New York City Introduces Disconnecting From Work Law

Kollman & Saucier
Kollman & Saucier

Disconnecting from work may be à la mode.  And no, I do not mean topped with ice cream.  Rather, it appears that laws restricting or prohibiting employers from requiring employees to check work e-mails after work hours could be catching.

Last year, a law in France granting employees a “right to disconnect” from work went into effect.  The law requires covered employers (companies with more than 50 employees) to ensure that their employees’ work does not intrude on after-work hours.  This generally encompasses work e-mails and other communications.

Like the French, lawmakers in New York introduced the Disconnecting From Work law on March 22.  If passed, the law would prohibit New York City employers from requiring employees to access work-related e-mails, text messages, and other electronic communications, after regular work hours.  Employers would also be prohibited from retaliating against employees for exercising or attempting to exercise their “disconnecting from work” rights and from interfering with employees’ rights to the same.

There would be exceptions for overtime work and cases of emergency, and certain employees would be exempted from coverage.  The proposed law would not apply to certain on-call employees, work study and scholarship programs, or independent contractors.

The law would require employers to adopt written policies regarding the use of electronic devices to receive electronic communications by employees.  Policies would need to include the usual work hours for each class of employees and the categories of paid time off (e.g. vacation, personal, and sick days).  Employers would need to notify employees of their “disconnecting from work” rights at the commencement of employment, or within 30 days of the effective date of the law for existing employees.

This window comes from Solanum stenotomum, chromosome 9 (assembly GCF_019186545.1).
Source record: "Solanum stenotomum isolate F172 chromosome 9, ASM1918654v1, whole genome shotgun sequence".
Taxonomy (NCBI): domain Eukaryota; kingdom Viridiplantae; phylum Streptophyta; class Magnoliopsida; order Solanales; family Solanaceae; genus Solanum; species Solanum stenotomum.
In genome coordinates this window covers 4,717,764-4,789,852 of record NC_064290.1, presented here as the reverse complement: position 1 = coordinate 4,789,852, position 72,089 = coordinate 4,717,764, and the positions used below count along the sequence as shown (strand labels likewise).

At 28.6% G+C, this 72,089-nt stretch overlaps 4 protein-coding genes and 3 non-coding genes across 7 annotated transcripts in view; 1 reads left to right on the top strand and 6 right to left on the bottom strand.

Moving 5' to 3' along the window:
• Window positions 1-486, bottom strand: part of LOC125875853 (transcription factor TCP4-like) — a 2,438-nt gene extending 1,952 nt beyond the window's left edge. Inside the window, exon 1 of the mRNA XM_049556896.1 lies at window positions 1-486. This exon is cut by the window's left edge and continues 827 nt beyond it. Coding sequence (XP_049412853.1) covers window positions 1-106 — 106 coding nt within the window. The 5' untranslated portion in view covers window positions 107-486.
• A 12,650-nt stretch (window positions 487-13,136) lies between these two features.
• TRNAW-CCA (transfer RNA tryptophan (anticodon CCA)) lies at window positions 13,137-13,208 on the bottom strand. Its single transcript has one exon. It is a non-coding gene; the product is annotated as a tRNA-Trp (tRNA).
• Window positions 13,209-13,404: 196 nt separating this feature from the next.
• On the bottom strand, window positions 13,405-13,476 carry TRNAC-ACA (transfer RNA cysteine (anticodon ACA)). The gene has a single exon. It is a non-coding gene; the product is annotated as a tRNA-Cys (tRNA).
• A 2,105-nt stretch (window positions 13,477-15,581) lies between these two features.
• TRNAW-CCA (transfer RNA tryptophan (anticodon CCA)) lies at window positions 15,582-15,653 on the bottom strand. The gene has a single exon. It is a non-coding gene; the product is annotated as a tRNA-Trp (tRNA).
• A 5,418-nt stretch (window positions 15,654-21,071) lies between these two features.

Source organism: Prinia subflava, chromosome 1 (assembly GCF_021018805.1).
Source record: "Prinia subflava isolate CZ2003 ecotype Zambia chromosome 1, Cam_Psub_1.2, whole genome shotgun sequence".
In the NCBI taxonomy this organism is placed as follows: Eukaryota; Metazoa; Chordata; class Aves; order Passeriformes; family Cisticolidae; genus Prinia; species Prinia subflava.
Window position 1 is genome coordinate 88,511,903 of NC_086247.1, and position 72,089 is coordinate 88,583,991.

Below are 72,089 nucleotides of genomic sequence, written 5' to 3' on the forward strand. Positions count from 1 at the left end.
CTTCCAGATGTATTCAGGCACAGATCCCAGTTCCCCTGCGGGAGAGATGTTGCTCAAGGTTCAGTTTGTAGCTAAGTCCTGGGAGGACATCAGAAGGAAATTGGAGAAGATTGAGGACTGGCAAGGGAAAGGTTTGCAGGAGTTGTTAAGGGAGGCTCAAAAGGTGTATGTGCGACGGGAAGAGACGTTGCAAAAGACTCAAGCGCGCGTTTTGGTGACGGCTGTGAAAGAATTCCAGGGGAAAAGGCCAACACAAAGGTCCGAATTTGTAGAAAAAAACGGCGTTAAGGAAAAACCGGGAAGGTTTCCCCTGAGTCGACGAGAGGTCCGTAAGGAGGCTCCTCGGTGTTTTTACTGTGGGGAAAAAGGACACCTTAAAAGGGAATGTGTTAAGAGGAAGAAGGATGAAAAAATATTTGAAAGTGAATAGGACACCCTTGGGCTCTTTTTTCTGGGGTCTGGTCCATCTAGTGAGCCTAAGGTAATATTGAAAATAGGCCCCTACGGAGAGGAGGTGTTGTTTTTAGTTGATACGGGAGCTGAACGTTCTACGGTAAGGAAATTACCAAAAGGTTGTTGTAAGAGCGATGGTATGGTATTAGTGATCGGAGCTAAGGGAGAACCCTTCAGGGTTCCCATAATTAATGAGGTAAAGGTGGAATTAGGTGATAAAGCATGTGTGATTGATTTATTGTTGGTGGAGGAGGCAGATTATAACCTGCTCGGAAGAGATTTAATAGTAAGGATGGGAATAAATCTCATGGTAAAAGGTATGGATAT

As for Maryland employers, there is no “right to disconnect” law in Maryland.  However, as a reminder, Maryland law does require employers to pay employees for all hours worked, which includes time that employees are required to be “on duty.”  COMAR  Employers also must pay their non-exempt employees for time worked over 40 hours per week.  Md. Code Ann. Lab. & Empl. § 3-420.  Thus, if employers expect employees to monitor work communications “after hours,” they will be wise to ensure that they are also complying with wage and hour laws.

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